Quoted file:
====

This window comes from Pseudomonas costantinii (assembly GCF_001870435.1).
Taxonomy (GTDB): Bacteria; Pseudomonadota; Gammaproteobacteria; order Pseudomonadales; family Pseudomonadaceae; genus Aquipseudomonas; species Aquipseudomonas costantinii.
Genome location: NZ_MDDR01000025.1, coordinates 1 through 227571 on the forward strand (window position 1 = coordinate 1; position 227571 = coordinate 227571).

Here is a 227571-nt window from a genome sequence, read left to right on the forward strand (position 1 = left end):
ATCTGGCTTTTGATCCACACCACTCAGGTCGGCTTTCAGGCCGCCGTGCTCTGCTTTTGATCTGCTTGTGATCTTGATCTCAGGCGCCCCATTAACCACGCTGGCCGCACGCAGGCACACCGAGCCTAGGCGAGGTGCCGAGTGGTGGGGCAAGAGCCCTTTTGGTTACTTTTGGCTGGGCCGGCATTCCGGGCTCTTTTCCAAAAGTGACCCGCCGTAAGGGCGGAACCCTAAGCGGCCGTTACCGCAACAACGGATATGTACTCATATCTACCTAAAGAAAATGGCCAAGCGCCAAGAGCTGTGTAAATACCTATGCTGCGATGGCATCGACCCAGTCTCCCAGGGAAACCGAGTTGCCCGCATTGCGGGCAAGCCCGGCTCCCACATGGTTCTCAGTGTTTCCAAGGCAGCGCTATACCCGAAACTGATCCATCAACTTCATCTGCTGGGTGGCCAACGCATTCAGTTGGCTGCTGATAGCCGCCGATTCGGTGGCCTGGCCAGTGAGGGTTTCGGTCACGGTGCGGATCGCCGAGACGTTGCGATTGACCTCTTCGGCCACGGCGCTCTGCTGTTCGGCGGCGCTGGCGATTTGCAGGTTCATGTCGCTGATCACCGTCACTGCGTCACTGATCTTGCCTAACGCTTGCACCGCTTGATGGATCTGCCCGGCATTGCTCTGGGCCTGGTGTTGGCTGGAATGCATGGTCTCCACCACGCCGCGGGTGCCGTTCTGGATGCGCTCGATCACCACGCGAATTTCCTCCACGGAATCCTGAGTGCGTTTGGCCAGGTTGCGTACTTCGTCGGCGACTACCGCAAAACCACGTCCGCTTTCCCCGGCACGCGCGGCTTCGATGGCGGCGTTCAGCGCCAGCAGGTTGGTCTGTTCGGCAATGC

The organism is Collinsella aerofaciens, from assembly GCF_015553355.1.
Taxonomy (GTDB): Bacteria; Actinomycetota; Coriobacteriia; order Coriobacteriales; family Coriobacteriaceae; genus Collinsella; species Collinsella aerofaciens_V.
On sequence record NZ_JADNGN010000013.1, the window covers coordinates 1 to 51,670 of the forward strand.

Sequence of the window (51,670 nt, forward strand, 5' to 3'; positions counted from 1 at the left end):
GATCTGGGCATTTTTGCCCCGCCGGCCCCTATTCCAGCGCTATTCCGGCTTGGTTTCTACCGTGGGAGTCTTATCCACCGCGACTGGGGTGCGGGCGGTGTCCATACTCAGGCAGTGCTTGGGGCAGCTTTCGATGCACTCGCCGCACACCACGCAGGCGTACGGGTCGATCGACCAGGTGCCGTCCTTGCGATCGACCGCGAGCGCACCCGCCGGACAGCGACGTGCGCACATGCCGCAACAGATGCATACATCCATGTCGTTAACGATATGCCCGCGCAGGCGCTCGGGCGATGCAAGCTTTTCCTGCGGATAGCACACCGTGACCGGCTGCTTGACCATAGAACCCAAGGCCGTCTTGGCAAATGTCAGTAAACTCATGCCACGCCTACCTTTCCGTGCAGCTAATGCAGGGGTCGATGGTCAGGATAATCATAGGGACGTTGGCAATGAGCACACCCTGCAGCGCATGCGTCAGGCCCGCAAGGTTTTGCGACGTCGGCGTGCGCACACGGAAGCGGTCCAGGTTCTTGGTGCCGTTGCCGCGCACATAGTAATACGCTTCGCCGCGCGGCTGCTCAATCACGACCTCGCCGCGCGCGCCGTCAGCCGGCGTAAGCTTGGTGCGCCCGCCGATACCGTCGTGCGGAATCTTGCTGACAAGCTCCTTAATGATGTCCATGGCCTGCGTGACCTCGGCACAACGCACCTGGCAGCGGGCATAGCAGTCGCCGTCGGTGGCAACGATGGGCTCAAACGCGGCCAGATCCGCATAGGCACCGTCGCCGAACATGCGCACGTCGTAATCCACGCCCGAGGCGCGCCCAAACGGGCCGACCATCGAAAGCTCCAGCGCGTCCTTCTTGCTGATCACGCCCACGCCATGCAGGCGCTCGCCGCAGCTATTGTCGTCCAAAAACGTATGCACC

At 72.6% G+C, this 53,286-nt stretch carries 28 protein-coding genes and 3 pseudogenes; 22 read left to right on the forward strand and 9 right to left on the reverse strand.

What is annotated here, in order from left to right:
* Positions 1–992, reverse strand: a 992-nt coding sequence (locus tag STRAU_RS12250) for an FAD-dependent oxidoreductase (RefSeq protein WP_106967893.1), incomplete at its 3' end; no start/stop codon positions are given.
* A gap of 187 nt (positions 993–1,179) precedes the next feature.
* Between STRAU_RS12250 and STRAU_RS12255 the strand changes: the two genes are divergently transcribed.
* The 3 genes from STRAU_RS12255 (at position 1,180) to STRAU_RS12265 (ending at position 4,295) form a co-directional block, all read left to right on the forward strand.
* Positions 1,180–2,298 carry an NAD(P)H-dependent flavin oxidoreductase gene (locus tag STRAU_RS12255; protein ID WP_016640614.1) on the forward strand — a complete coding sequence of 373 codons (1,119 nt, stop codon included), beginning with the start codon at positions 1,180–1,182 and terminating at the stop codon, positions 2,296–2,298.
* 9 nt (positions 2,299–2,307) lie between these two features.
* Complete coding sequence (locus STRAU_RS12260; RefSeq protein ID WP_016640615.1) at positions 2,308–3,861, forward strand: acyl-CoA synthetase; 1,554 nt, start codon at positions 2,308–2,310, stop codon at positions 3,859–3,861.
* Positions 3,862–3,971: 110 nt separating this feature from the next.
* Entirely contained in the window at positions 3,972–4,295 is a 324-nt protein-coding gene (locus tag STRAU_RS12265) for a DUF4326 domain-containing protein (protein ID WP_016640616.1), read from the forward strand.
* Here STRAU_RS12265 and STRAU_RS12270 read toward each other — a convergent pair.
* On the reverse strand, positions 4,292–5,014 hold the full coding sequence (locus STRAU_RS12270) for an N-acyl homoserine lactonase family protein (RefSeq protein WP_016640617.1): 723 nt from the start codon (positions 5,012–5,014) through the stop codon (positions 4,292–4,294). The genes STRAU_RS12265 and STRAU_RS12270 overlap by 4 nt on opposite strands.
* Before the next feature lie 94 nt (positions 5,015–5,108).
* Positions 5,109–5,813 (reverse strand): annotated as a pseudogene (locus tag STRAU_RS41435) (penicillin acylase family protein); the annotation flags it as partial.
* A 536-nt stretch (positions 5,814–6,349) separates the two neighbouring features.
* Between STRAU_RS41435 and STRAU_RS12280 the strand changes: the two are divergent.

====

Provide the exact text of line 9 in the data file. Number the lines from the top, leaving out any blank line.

Sequence of the window (51,670 nt, forward strand, 5' to 3'; positions counted from 1 at the left end):